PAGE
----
Do consumers care about the debt ceiling?October 15, 2013: 12:43 PM ET
The opinions expressed in this commentary are solely those of Paul R. La Monica. Other than Time Warner, the parent of CNNMoney, Abbott Laboratories and AbbVie, La Monica does not own positions in any individual stocks.
The government's in shutdown mode? The U.S. may default on its debt? Yawn. Get me another almond milk pumpkin spice latte and spelt blueberry muffin please! And I think I'll go grab some carnitas tacos and chips with guacamole for lunch.
For all the talk about how catastrophic it will be for the markets and economy if Congress doesn't raise the debt ceiling, consumers and investors seem to be taking it in stride. Just take a look at the stocks of several well-known brand name companies.
Yup. The sky may be falling in Washington. But Wall Street seems to think that consumers will continue to eat, drink and be merry. (Hopefully we'll avoid that whole biblical prophecy about dying tomorrow.)
What gives? Are traders making the erroneous assumption that Americans are still willing to shell out their hard-earned cash for somewhat pricey beverages and food? Perhaps. But it may simply be the case that a $5 cup of coffee, $7 steak burrito bowl or $20 bottle of Pinot Noir are still affordable luxuries, if you will.
However, not all companies with a huge consumer presence are doing well.
Shares of Whirlpool (WHR) tumbled 6.5% Monday after an analyst suggested in a report that demand for household appliances might be slowing. That sort of makes sense.
Consumers may not be so terrified about the possibility of a debt default that they are going to stop getting their daily caffeine fix. But they may be nervous enough to hold off on buying a new $900 Maytag washer from Home Depot (HD) or Lowe's (LOW).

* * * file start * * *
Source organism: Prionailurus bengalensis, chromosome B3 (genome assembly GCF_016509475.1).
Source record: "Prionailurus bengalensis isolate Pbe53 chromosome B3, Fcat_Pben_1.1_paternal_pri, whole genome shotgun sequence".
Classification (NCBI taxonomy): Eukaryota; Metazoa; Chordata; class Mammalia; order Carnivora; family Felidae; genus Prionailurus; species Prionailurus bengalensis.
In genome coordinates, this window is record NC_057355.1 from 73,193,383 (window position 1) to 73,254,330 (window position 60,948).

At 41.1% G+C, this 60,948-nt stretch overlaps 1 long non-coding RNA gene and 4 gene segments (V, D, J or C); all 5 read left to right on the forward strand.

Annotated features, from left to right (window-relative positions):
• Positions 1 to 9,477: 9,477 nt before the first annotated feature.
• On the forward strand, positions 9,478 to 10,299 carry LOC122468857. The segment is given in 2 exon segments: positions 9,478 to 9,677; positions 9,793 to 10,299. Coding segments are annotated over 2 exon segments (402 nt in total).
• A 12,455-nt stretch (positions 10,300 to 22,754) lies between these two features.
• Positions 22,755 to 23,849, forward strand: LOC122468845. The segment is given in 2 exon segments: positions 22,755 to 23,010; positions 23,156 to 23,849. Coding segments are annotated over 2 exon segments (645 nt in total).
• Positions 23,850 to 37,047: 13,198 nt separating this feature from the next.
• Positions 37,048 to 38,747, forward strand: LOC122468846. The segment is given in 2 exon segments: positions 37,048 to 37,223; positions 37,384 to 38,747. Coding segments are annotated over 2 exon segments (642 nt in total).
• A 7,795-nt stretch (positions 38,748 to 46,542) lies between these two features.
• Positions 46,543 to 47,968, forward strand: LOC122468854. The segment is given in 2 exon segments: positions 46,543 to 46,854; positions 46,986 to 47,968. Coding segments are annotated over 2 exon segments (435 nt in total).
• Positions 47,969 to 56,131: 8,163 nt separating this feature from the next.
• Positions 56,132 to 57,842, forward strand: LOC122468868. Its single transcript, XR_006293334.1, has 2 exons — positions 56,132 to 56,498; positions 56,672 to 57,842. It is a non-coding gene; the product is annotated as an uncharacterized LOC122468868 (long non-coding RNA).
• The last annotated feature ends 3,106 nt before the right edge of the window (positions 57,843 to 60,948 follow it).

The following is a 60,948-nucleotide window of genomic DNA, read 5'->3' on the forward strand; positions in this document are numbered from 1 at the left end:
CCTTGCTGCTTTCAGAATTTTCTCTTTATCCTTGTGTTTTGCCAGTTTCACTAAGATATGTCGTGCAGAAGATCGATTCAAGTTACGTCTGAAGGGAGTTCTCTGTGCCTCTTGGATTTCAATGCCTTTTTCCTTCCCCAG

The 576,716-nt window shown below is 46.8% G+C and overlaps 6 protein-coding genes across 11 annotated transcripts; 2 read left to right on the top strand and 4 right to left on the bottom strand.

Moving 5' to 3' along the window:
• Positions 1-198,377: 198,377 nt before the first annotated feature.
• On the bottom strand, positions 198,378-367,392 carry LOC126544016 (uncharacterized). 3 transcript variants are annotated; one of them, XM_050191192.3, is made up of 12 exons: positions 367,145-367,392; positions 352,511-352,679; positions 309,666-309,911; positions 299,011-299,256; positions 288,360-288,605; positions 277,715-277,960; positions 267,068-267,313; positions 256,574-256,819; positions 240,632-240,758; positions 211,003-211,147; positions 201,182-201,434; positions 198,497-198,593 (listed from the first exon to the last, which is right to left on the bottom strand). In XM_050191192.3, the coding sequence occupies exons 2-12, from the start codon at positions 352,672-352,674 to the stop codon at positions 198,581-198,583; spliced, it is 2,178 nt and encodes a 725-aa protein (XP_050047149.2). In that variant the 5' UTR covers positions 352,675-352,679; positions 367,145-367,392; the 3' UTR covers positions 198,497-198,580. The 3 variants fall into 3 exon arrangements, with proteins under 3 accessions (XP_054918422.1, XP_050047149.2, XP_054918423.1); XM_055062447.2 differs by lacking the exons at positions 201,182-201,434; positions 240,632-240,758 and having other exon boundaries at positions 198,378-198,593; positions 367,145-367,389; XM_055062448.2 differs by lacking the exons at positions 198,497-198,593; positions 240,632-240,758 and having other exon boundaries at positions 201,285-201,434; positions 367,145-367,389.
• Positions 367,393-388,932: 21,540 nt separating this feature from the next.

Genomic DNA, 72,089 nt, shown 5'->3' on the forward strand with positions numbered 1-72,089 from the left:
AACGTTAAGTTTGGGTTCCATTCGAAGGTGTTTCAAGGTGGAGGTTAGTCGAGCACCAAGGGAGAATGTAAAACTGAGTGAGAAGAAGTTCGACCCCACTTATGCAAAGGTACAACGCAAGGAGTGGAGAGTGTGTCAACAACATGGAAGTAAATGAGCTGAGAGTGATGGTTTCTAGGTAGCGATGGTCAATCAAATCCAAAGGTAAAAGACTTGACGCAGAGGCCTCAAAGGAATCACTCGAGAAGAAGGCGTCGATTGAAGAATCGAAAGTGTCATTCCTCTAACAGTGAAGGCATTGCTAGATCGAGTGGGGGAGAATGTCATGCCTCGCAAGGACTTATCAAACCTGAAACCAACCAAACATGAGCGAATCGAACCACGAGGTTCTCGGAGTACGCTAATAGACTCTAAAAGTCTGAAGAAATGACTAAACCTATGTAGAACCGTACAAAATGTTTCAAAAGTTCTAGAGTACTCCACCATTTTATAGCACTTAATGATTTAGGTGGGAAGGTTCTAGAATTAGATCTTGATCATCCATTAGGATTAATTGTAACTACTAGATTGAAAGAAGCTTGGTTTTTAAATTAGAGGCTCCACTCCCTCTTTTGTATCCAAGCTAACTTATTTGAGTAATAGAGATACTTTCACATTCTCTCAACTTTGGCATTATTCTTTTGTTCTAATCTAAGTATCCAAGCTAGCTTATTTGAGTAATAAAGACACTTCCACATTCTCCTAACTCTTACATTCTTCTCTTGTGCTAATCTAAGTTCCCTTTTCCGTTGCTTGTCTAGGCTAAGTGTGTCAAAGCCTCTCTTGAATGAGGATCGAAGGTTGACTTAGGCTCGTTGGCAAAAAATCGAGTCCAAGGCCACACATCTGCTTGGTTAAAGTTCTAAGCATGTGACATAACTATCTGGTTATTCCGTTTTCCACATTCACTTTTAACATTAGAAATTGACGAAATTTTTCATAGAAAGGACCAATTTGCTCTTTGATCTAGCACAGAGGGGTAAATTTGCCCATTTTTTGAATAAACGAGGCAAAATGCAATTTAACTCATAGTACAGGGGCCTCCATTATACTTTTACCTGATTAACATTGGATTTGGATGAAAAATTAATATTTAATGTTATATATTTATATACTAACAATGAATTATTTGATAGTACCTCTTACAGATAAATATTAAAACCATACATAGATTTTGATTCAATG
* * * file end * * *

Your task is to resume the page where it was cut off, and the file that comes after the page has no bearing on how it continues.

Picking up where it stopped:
Builder stocks have taken a dive this month as well. Lennar (LEN), Pulte Homes (PHM) and DR Horton (DHI) have all tumbled -- along with the S&P Homebuilder ETF (XHB) -- while the broader market has shrugged off the debt drama.
Again, this makes sense. Buying a six-pack of Corona -- or even a six-pack of organic wheat beer at Whole Foods -- is not a huge financial commitment, even with the U.S. inching close to default. But purchasing a new house? That's a little different.
Still, you can't help but wonder if investors in some consumer stocks are setting themselves up to be disappointed by glibly dismissing the debt ceiling and shutdown concerns.
After all, Starbucks CEO Howard Schultz has been pressing Washington to act sooner rather than later. He wrote in a recent open letter on the company's website that "the current stalemate ... threatens our nation" and that the government needs to "pay our debts on time to avoid another financial crisis."
Given how well his company's stock is doing, Schultz could be forgiven for not really caring one iota about the silliness in DC. But he's a good citizen -- yet another reason why I recently declared him to be the best CEO ever.
And maybe he's on to something. Wall Street may be misjudging the level of consumer apathy. Hopefully, we'll never have to find out if investors got this wrong.